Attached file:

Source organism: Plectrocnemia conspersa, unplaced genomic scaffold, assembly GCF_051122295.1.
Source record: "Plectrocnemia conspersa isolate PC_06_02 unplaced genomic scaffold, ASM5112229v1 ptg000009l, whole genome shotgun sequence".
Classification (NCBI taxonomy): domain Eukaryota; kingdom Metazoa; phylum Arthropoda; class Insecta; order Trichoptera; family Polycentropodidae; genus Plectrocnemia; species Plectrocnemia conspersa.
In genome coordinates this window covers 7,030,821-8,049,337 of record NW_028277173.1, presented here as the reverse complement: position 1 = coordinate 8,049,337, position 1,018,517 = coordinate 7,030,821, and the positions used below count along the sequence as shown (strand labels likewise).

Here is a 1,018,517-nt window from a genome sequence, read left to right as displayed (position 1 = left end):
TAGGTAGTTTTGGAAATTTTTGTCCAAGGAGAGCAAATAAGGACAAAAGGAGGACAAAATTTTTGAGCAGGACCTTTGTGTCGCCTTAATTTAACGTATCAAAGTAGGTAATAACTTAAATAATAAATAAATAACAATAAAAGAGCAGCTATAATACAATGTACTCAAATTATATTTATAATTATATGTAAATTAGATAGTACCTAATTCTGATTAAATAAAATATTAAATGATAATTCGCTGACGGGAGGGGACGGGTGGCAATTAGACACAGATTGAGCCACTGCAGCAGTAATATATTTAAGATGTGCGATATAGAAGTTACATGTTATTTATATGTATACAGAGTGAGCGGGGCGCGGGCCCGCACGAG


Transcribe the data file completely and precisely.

Source organism: Plectrocnemia conspersa, unplaced genomic scaffold, assembly GCF_051122295.1.
Source record: "Plectrocnemia conspersa isolate PC_06_02 unplaced genomic scaffold, ASM5112229v1 ptg000009l, whole genome shotgun sequence".
Classification (NCBI taxonomy): domain Eukaryota; kingdom Metazoa; phylum Arthropoda; class Insecta; order Trichoptera; family Polycentropodidae; genus Plectrocnemia; species Plectrocnemia conspersa.
In genome coordinates this window covers 7,030,821-8,049,337 of record NW_028277173.1, presented here as the reverse complement: position 1 = coordinate 8,049,337, position 1,018,517 = coordinate 7,030,821, and the positions used below count along the sequence as shown (strand labels likewise).

Here is a 1,018,517-nt window from a genome sequence, read left to right as displayed (position 1 = left end):
TAGGTAGTTTTGGAAATTTTTGTCCAAGGAGAGCAAATAAGGACAAAAGGAGGACAAAATTTTTGAGCAGGACCTTTGTGTCGCCTTAATTTAACGTATCAAAGTAGGTAATAACTTAAATAATAAATAAATAACAATAAAAGAGCAGCTATAATACAATGTACTCAAATTATATTTATAATTATATGTAAATTAGATAGTACCTAATTCTGATTAAATAAAATATTAAATGATAATTCGCTGACGGGAGGGGACGGGTGGCAATTAGACACAGATTGAGCCACTGCAGCAGTAATATATTTAAGATGTGCGATATAGAAGTTACATGTTATTTATATGTATACAGAGTGAGCGGGGCGCGGGCCCGCACGAG